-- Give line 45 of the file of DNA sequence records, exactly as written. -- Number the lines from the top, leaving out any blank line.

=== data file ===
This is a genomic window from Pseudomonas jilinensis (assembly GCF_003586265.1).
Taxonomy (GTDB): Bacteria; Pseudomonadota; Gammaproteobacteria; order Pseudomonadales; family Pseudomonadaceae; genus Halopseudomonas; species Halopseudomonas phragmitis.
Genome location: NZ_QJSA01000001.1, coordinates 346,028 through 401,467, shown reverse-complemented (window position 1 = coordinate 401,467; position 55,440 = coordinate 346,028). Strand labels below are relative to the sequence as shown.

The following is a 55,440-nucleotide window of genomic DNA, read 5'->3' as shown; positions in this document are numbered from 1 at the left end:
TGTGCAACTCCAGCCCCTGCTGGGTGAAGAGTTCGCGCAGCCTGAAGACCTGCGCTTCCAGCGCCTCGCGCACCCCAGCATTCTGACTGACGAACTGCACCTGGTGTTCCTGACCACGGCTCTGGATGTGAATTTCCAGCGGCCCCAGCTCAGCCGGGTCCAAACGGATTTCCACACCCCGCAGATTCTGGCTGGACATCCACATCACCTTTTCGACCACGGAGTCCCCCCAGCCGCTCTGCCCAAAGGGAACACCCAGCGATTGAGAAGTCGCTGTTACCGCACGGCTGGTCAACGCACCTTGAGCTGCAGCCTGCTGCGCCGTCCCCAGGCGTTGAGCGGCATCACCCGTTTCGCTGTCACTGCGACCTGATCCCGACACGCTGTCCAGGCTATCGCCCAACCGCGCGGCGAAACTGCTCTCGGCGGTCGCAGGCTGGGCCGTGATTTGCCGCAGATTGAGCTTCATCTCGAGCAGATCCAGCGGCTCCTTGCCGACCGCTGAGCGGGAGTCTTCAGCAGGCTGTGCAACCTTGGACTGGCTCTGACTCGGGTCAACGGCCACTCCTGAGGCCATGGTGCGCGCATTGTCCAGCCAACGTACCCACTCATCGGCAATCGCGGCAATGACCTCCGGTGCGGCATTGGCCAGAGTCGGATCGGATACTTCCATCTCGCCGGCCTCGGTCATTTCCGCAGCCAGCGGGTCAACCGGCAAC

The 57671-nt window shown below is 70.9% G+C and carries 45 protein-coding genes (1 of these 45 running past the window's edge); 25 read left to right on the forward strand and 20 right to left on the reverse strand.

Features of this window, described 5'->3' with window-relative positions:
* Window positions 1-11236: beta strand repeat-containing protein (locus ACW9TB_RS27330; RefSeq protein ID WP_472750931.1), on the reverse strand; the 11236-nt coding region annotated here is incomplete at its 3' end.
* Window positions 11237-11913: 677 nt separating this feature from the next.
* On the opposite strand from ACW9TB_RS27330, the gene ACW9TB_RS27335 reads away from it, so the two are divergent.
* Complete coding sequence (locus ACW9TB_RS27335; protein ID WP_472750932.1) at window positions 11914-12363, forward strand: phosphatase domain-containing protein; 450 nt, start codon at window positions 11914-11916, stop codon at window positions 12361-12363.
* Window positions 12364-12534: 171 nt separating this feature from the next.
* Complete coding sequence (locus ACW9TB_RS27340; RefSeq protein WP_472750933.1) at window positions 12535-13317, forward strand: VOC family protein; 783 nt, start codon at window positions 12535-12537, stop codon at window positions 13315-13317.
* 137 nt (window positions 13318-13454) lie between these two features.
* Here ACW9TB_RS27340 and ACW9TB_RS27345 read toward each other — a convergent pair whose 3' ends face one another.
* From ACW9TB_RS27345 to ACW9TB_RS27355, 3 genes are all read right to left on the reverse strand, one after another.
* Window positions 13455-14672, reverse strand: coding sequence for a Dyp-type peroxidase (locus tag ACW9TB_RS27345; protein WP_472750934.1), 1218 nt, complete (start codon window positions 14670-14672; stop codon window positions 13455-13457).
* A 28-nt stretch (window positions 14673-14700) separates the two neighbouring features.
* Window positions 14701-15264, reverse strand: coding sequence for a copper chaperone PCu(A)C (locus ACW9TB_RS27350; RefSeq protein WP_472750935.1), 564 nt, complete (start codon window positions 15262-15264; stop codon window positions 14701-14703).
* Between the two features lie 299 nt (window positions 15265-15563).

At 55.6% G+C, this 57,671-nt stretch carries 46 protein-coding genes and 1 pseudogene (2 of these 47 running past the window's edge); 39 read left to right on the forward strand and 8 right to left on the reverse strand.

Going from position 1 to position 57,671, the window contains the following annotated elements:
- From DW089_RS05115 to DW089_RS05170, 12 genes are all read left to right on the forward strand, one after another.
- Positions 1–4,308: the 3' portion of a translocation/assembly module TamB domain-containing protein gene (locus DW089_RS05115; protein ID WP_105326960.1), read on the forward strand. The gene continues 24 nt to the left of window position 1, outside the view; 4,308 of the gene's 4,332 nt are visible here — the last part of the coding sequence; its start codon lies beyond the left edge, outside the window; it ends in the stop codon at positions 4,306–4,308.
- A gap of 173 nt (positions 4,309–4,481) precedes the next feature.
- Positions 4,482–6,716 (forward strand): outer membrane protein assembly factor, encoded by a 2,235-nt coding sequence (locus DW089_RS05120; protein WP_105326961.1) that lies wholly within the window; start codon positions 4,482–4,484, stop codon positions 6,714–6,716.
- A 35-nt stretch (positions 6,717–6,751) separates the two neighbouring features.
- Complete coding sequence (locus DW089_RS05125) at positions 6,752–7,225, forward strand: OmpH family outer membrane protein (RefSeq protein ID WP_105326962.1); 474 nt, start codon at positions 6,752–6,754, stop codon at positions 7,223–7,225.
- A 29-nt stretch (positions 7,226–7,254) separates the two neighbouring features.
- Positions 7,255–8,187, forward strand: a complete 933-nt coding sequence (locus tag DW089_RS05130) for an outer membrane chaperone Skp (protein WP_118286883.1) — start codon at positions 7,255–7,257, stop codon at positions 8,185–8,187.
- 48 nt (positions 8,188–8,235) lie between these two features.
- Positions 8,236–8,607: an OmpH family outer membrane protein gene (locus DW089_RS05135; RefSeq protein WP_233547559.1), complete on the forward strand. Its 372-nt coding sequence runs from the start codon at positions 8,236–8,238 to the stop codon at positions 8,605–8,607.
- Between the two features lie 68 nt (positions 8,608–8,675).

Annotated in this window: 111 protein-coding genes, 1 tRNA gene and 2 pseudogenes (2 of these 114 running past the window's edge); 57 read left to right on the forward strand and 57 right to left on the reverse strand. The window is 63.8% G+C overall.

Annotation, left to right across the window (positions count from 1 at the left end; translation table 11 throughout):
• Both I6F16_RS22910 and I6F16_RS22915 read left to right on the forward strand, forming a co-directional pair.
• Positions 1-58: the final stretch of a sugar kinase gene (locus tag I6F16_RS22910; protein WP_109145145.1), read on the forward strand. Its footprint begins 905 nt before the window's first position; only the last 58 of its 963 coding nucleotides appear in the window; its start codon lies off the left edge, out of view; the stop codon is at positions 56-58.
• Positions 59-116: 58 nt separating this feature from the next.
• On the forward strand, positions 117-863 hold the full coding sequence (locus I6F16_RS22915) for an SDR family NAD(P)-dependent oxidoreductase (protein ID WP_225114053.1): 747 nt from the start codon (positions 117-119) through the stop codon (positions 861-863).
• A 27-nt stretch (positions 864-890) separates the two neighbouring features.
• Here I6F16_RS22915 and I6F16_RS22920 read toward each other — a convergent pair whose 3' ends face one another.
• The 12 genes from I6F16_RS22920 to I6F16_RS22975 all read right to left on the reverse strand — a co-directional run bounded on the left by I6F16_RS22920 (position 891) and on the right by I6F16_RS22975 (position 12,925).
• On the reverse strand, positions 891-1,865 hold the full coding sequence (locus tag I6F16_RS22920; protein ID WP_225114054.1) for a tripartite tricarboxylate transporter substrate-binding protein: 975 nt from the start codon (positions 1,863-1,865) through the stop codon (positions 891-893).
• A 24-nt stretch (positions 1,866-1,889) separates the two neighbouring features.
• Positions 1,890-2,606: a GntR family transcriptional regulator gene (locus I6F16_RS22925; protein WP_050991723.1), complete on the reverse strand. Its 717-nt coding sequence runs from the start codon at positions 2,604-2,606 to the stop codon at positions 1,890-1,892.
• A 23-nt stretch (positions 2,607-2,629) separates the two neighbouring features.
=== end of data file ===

• Positions 1,890-2,606: a GntR family transcriptional regulator gene (locus I6F16_RS22925; protein WP_050991723.1), complete on the reverse strand. Its 717-nt coding sequence runs from the start codon at positions 2,604-2,606 to the stop codon at positions 1,890-1,892.